Working with Tables

Word provides sophisticated capabilities to create tables. As usual, this power comes with additional conceptual complexity.

This complexity becomes most apparent when reading tables, in particular from documents drawn from the wild where there is limited or no prior knowledge as to what the tables might contain or how they might be structured.

These are some of the important concepts you’ll need to understand.

Concept: Simple (uniform) tables

| a | b | c |
| d | e | f |
| g | h | i |

The basic concept of a table is intuitive enough. You have rows and columns, and at each (row, column) position is a different cell. It can be described as a grid or a matrix. Let’s call this concept a uniform table. A relational database table and a Pandas dataframe are both examples of a uniform table.

The following invariants apply to uniform tables:

  • Each row has the same number of cells, one for each column.
  • Each column has the same number of cells, one for each row.

Complication 1: Merged Cells

+---+---+---+   +---+---+---+
|   a   | b |   |   | b | c |
+---+---+---+   + a +---+---+
| c | d | e |   |   | d | e |
+---+---+---+   +---+---+---+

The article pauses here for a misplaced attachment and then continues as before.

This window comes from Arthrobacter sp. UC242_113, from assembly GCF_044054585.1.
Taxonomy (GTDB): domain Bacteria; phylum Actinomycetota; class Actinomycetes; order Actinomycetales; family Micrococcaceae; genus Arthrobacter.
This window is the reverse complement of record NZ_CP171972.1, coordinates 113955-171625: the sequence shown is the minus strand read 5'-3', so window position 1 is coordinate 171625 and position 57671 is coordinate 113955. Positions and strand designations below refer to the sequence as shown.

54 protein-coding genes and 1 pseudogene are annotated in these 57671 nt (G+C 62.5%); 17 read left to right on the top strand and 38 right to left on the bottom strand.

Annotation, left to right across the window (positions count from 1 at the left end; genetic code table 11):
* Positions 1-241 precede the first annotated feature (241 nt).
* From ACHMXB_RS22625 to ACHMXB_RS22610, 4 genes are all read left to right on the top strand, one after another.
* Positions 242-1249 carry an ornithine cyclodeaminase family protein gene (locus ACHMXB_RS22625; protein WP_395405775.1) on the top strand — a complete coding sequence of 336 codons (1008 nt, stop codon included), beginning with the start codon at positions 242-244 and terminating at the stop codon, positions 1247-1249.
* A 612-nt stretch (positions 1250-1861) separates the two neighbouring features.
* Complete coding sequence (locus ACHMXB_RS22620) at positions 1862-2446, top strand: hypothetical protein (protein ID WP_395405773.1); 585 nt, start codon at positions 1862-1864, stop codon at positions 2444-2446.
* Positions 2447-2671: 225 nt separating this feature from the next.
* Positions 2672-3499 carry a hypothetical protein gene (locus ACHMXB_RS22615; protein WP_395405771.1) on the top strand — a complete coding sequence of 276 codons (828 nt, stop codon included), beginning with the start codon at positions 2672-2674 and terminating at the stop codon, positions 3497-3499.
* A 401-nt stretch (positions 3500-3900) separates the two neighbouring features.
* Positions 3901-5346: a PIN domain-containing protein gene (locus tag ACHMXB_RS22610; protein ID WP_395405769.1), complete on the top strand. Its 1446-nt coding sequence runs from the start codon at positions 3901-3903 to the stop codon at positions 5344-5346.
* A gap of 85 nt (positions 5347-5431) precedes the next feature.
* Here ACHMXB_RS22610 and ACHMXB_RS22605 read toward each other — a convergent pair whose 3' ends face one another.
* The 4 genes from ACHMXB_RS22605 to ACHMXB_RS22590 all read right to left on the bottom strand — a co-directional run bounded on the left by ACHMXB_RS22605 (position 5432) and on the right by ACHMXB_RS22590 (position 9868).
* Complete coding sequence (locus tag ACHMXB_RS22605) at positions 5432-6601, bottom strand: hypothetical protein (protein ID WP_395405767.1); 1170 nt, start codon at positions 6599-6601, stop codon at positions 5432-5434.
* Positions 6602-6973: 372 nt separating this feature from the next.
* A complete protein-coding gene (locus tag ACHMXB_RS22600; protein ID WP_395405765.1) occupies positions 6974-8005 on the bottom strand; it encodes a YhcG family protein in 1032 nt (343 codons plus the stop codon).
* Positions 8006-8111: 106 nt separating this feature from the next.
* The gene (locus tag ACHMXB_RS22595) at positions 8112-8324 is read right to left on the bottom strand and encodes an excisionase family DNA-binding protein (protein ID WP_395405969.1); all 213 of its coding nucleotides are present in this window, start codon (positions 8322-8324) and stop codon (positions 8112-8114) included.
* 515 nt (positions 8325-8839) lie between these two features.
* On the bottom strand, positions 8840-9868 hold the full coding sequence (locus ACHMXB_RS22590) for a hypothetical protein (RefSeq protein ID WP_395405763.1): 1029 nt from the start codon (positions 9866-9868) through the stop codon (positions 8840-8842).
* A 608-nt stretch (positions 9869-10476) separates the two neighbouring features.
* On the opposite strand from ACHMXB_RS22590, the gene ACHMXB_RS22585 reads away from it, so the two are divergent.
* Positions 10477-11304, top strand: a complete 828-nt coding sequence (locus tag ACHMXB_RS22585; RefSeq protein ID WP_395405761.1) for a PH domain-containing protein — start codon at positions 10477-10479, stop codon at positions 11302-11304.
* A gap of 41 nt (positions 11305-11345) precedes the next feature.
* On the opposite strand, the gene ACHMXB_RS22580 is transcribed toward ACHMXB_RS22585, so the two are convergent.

| f | g | h |   | f | g | h |
+---+---+---+   +---+---+---+

While very suitable for data processing, a uniform table lacks expressive power desireable for tables intended for a human reader.

Perhaps the most important characteristic a uniform table lacks is merged cells. It is very common to want to group multiple cells into one, for example to form a column-group heading or provide the same value for a sequence of cells rather than repeat it for each cell. These make a rendered table more readable by reducing the cognitive load on the human reader and make certain relationships explicit that might easily be missed otherwise.

Unfortunately, accommodating merged cells breaks both the invariants of a uniform table:

  • Each row can have a different number of cells.
  • Each column can have a different number of cells.

This challenges reading table contents programatically. One might naturally want to read the table into a uniform matrix data structure like a 3 x 3 “2D array” (list of lists perhaps), but this is not directly possible when the table is not known to be uniform.

Concept: The layout grid

+ - + - + - +
|   |   |   |
+ - + - + - +
|   |   |   |
+ - + - + - +
|   |   |   |
+ - + - + - +

In Word, each table has a layout grid.

  • The layout grid is uniform. There is a layout position for every (layout-row, layout-column) pair.
  • The layout grid itself is not visible. However it is represented and referenced by certain elements and attributes within the table XML
  • Each table cell is located at a layout-grid position; i.e. the top-left corner of each cell is the top-left corner of a layout-grid cell.
  • Each table cell occupies one or more whole layout-grid cells. A merged cell will occupy multiple layout-grid cells. No table cell can occupy a partial layout-grid cell.
  • Another way of saying this is that every vertical boundary (left and right) of a cell aligns with a layout-grid vertical boundary, likewise for horizontal boundaries. But not all layout-grid boundaries need be occupied by a cell boundary of the table.